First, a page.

Rules Would Retire Most Research Chimps
Rules Would Retire Most Research Chimps
The National Institutes of Health should retire most of its chimps that are currently living in research facilities, according to a working group put together by the NIH to look at the future need for biomedical research on chimps.
The group did recommend keeping a small number of chimps in reserve in case they are needed for studies later on. But it also laid out a detailed description of the kind of living conditions that would be needed for those chimps, and said any proposed research should go through a review committee that includes members of the public.
Chimpanzees are the animals most closely related to humans, and that's why their use in research has received special scrutiny. In December 2011, an independent report commissioned by the NIH said most biomedical research being done on chimps is not scientifically necessary. So the NIH convened a working group to offer advice on what to do.
'Intense And Thoughtful' Debate
"I mean, clearly, there is going to be a reduction in the use of chimpanzees in research," said K.C. Kent Lloyd, a researcher at the University of California, Davis, who co-chaired the NIH working group. "I don't believe that that will be at the cost of research advances, because there are other things that are going on that are improving our ability to use other animal model systems."
The NIH owns about 360 chimpanzees that aren't yet retired and that are living at research facilities. The new report from the working group says the majority should be retired and sent to a sanctuary — a nonlaboratory setting where chimps can live more natural lives — and that planning for this should begin immediately.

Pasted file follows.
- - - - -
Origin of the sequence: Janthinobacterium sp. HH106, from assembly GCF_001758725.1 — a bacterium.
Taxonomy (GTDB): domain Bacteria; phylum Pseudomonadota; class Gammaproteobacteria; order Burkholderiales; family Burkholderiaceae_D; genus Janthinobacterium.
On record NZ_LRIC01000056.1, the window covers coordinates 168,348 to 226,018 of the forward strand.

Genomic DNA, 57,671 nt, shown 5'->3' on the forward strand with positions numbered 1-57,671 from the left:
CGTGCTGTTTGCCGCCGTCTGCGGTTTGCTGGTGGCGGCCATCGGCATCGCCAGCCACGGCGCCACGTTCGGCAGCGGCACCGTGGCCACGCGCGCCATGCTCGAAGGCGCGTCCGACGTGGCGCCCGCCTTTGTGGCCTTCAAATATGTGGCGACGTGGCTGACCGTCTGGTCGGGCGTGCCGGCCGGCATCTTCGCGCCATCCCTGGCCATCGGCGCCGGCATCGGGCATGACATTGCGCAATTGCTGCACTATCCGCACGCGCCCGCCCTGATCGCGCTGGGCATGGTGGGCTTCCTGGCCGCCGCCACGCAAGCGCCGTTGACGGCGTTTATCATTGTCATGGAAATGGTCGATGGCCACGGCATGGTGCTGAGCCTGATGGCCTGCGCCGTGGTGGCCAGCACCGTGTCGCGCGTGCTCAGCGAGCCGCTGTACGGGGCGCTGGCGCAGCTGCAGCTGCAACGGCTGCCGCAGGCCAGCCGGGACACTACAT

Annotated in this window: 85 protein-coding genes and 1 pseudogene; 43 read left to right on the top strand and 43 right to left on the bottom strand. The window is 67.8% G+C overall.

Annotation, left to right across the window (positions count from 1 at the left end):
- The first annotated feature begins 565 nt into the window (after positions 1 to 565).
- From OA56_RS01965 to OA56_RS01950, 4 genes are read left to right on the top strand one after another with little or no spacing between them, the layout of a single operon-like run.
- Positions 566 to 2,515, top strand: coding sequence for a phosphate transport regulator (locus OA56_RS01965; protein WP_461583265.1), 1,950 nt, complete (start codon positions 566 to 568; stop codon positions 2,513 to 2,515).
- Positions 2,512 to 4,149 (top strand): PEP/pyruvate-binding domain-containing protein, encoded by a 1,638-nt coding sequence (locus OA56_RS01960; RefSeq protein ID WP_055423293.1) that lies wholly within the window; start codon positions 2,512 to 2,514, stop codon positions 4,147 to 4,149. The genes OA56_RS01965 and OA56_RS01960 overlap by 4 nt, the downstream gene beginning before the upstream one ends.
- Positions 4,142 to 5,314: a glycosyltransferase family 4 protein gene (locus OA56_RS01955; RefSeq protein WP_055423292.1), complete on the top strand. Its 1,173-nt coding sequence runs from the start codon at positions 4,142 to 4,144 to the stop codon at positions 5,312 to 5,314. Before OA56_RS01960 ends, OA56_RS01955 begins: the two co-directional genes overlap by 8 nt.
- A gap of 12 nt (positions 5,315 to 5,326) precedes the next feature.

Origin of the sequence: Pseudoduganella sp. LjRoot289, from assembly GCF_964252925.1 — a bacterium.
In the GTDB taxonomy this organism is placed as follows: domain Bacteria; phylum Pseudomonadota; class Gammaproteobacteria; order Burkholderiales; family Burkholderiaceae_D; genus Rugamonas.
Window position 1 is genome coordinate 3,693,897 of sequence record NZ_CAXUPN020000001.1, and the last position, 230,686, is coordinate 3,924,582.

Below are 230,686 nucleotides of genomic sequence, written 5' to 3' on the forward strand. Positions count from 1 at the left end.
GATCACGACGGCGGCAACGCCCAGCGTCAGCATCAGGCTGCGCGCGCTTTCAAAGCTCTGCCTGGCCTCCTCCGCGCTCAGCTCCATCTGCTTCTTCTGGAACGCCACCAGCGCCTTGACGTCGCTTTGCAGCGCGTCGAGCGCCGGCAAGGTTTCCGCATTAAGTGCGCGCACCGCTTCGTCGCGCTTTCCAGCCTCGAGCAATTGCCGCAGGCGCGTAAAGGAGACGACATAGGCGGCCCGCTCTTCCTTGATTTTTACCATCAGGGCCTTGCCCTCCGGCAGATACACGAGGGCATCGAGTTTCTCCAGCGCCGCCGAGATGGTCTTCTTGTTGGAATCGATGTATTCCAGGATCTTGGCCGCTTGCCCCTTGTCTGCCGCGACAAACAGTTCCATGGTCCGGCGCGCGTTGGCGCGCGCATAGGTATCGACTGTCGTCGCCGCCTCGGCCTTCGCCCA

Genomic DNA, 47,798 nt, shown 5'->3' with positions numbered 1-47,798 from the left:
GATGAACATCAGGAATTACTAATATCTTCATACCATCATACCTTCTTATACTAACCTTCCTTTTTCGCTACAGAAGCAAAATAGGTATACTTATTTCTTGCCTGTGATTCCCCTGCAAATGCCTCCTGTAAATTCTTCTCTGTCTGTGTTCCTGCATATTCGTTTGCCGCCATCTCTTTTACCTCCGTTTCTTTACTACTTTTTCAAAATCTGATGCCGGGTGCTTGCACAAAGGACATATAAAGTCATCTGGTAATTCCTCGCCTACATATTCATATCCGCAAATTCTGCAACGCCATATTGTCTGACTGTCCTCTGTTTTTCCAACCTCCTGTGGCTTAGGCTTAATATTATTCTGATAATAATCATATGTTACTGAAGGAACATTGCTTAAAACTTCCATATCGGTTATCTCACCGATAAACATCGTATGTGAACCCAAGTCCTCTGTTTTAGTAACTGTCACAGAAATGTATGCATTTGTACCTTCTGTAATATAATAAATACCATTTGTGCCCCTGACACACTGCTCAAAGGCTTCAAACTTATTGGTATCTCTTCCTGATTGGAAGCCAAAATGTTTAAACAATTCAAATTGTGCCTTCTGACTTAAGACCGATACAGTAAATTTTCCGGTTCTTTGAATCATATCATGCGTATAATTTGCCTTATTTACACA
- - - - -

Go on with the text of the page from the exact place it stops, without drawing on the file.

Only a small population of about 50 chimps should be retained for any future research needs, the group concluded. It added that research chimps need to live in social groups of at least seven, and each chimp should have at least 1,000 square feet of living space, plus year-round access to the outdoors. Chimps should be able to do things like forage for food and build nests.
Lloyd says defining those appropriate living conditions was a challenging task for the group.
"I wouldn't characterize it as contentious, but I would characterize it as intense and thoughtful," he said.
Implementation An Uphill Task
But if the NIH accepts these recommendations, putting them into effect won't be easy.
The existing sanctuary system for retired lab chimps is already full, says James Anderson, an official with the NIH who has been working on planning for more chimp retirements: "Currently there's no space there; there's no capacity."
NIH doesn't have the money to pay for building new living quarters at existing sanctuaries. And even if it did, the NIH faces a restriction on its spending. When Congress created the chimp sanctuary system in 2000, it put a spending cap in place, limiting funding to a total of $30 million.
The NIH will hit that cap this summer, said Anderson, adding, "It is a concern for us and it's something that we'd have to have addressed at the congressional level."
The NIH will take public comments on the new report's conclusions; a decision is expected in March.
Groups working to end chimp research say they are encouraged by what's been happening.
"We are very pleased with the report. Of course, we'd want to see every single chimpanzee recommended to go to sanctuary, but this is a huge step in the right direction," said Kathleen Conlee of The Humane Society of the United States. "So now it's time to roll our sleeves up and figure out how we are going to get all these animals to sanctuary and give them the lifetime of retirement that they so deserve."
At the same time, her group is also lobbying for federal legislation to limit chimp research. Conlee explains that's because whatever the NIH does will not apply to the 200 or so lab chimps that are privately owned.